Most commercial insurance plans have been similarly cautious. The largest health insurance lobby AHIP asked Medicare officials to make a uniform national policy for how to cover Aduhelm, and several large insurers including UnitedHealthcare, Humana, CVS Health, Cigna, and Anthem didn’t answer inquiries from STAT about their plans.

Ceci Connolly, president and CEO of the Alliance of Community Health Plans, said an expert advisory panel’s decision not to recommend Aduhelm’s approval and the public announcements that major medical centers, including Cleveland Clinic and Mount Sinai Health System, would not administer the drug contributed to insurers’ hesitance to cover it.

“It gives us all pause, and at a minimum suggests we’ve got to keep digging,” Connolly said.

While many plans are waiting, some are moving forward. An apparent draft Centene policy has been published online, which would provide the treatment to patients, but only if they test positive for amyloid plaques and are not taking blood thinners. Centene did not respond to a request for comment on the draft policy.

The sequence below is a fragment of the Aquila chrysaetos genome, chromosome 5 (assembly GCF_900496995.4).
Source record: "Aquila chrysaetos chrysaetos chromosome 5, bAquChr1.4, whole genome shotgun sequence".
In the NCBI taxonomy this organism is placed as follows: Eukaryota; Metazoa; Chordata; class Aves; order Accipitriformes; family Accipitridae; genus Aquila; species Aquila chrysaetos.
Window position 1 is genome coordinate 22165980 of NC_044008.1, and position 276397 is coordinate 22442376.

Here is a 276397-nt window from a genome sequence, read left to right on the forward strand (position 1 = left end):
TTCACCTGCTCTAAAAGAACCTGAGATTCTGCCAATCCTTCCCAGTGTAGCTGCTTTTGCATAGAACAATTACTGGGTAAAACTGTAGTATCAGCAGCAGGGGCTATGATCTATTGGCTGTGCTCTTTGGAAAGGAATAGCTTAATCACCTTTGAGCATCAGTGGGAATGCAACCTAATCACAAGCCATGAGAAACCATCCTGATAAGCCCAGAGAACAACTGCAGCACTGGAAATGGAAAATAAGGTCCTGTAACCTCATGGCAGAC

The combined Harvard Pilgrim Health Care and Tufts Health Plan has threatened not to cover Aduhelm unless Biogen lowers its price tag. The plan has more resources and expertise to review the drug faster than some plans with less institutional support, and Connolly said smaller plans will likely defer to the federal government’s decision.

Some affiliates of Blue Cross Blue Shield have decided not to cover Aduhelm, saying the drug is still investigational and experimental, though Biogen has contended the classification is a mischaracterization.

Even though most patients eligible for Aduhelm will be in the Medicare program, Chambers said the drug’s price and population still makes it likely that commercial plans will eventually have an explicit policy on how to cover the drug, though he expects them to join Medicare contractors in waiting until after Medicare’s decision.

Medicare [decisions like this] are usually reserved for big-ticket drugs where there is a chance of real inconsistency,” Chambers said. “With a drug as controversial as Aduhelm, I would be surprised if anyone wanted to get out in front of that.”